Earth as a topical application in surgery.

Being a full exposition of its use in all the cases requiring topical applications admitted in the men's and women's surgical wards of the Pennsylvania Hospital during a period of six months in 1869.

Hewson, Addinell, M. D., 1828-1889.

Philadelphia: Lindsay & Blakiston, 1872.

xx, [25]-309 pp. ill.

Second Edition: Philadelphia: Medical Register Co., 1887.

Illustrated: 4 mounted woodburytypes.

22 cm.

Subject: surgery, wound dressing.

When I saw him, he had just had his clothes removed, and was writhing perfectly nude on the bed, as red as a boiled lobster from his head to his feet. I do not think there was a single square inch of his surface that had escaped the influence of the boiling fluid. His condition was the result of his having fallen head over heels into a deep vat of boiling dye an hour or more previous to my seeing him. There was a large basin of the powdered earth standing on the table close by the bed where I found him, and I quickly began to dust it over him. The relief this afforded the man was as distinctly marked in his face and manner as it was expressed by his tongue; for after I had dusted some over one arm he eagerly held out the rest of his limbs, and after they were covered he turned from side to side to get himself thoroughly enveloped, and whilst this was being accomplished by me he was incessant in supplications for blessings for the good I was doing. The extent of the burn was, of course, such as to make a fatal result very speedy, but he continued to beg for the earth until the last.

For the modern sensibility this passage seems less science than voodoo, but Addinell Hewson provides a section of empirical enquiry entitled Modus Operandi that comprises over 100 pages of chemical experiments with various compounds of earth. This section is supplementary to the case notes he provides for 93 patients whose wounds he dressed with poultices carefully prepared from the yellow ferruginous earth he obtained from a quarry and made into a powder.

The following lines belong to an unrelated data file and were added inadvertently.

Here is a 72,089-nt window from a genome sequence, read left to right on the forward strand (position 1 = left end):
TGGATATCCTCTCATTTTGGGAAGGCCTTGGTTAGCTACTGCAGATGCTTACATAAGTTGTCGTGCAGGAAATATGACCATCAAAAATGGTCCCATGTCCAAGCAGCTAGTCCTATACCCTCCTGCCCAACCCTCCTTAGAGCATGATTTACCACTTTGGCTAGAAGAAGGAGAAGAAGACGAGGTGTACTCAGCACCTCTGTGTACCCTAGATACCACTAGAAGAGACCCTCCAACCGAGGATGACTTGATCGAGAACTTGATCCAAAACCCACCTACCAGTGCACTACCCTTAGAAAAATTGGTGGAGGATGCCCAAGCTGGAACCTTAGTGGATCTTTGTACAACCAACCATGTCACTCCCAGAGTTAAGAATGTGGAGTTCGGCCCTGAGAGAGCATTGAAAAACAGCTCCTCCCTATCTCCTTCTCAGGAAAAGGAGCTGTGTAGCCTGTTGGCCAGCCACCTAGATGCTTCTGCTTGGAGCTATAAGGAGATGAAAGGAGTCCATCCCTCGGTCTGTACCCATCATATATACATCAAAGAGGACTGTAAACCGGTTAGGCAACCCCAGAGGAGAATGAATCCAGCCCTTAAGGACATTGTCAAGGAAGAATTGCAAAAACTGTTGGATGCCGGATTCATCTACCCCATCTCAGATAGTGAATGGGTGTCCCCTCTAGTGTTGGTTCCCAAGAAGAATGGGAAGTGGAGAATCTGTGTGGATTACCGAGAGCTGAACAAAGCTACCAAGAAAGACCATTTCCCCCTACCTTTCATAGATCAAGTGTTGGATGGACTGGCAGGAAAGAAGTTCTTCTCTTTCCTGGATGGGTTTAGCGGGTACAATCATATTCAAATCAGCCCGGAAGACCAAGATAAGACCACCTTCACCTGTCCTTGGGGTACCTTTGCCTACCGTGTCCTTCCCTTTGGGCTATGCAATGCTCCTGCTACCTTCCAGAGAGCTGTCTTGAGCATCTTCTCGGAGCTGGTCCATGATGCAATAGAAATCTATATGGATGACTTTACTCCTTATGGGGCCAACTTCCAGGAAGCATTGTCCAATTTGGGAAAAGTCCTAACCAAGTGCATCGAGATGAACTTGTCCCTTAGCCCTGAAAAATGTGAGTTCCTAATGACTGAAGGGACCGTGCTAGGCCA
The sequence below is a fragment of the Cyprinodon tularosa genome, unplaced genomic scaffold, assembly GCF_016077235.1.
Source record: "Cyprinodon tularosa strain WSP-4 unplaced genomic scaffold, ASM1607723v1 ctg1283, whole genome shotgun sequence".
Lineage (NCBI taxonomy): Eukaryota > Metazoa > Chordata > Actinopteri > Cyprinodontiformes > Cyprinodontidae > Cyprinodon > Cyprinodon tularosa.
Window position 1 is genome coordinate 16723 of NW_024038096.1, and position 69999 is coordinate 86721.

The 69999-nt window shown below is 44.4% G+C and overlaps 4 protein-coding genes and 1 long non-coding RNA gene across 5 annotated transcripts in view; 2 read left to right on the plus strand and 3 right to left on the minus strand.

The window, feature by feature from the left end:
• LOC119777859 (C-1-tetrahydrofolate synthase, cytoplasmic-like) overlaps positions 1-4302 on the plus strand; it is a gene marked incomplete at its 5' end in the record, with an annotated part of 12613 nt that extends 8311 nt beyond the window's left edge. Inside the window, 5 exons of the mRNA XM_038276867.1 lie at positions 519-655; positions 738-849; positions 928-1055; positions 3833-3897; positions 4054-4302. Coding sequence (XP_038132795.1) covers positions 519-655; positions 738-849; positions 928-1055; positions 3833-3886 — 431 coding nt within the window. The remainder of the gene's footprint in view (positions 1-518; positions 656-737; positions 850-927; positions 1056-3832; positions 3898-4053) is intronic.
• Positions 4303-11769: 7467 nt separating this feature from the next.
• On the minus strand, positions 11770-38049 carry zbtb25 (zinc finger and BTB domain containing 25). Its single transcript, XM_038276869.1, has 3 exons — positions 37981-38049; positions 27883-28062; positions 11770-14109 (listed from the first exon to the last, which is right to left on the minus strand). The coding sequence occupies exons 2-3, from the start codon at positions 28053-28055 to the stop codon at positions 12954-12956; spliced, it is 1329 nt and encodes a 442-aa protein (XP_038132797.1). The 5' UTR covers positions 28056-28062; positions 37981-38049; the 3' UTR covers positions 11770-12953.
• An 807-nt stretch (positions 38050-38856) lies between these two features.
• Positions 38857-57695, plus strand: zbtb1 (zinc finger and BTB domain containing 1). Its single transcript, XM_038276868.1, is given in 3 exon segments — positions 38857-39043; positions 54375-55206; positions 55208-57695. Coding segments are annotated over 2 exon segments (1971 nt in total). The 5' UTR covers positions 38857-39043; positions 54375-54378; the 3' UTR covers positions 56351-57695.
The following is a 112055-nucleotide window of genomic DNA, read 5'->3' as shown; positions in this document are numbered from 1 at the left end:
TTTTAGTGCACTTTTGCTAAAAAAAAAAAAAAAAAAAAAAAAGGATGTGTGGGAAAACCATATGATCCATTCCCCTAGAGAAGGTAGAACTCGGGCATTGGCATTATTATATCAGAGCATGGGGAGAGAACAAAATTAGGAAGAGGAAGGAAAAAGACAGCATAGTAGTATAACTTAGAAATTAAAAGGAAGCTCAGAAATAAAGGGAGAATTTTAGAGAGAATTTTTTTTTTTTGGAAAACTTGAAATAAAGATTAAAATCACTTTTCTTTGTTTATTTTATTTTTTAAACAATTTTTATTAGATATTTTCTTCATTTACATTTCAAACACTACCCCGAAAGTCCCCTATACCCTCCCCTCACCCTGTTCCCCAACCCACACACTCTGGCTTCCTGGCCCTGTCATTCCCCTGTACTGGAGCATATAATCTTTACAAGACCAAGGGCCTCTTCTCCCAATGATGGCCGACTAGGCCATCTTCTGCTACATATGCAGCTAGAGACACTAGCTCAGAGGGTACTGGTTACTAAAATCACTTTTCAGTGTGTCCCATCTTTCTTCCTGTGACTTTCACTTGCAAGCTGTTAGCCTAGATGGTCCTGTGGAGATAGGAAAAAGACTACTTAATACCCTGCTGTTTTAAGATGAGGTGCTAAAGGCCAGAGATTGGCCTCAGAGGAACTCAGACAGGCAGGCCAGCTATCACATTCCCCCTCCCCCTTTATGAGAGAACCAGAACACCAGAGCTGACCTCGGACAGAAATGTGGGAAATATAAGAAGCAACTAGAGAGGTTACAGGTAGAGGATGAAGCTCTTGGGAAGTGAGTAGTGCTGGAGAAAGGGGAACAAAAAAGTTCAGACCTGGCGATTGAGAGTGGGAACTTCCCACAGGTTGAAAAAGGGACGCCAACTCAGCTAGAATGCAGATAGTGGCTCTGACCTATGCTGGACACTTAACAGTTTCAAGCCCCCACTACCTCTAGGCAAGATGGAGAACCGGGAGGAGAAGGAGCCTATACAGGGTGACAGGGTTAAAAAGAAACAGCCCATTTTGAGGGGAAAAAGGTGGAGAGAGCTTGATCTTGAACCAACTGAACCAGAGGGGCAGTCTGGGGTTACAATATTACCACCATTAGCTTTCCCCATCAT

To the medical historian Hewson is interesting for his refutation of Lister's germ theory of sepsis and the severe criticism he suffered as a consequence of his position. Hewson writes that four of his patients resisted the poultice because "they were in the hospital at a time when ... there were particularly strong efforts made to prejudice the patients against the application." However, seventy-three years later his work is somewhat redeemed when Frank Meleney discovers the antibiotic bacitracin and it is subsequently found to occur in soil.

To the photography historian Hewson is interesting for the prefatory comments he makes on the woodburytype process used to produce the plates, writing:

This invention, which has been pronounced by high authority (the editor of the "Photographic Art Journal" of London}, as the greatest of all advances made in photography since the introduction of the collodion process; and by another authority (Thomas Sutton, B.A., Cantab.), as one of the most remarkable achievements of modern chemistry and mechanics, is, like most such inventions, the work of many minds and hands, but the result of the combinative genius of one individual, Mr. Walter Woodbury, of England.

He goes on to give a detailed description of the woodburytype process and compares the results with the original photographs but fails to name the photographer.

Hewson dedicates this monograph to his mentor Samuel Gross the great pathologist and professor emeritus of surgery at the Jefferson Medical College of Philadelphia. The offices Hewson himself held at Jefferson included: Assistant Instructor of Anatomy, 1879-86; Prosector of Anatomy, 1886-89; Demonstrator of Anatomy, 1889-02; Demonstrator and Assistant-Professor of Anatomy, 1902-06. Along with his colleagues Silas Weir Mitchell and René LaRoche and others, Addinell Hewson helped Samuel Gross to inaugurate the Pathological Society of Philadelphia which still today is a functioning organization .

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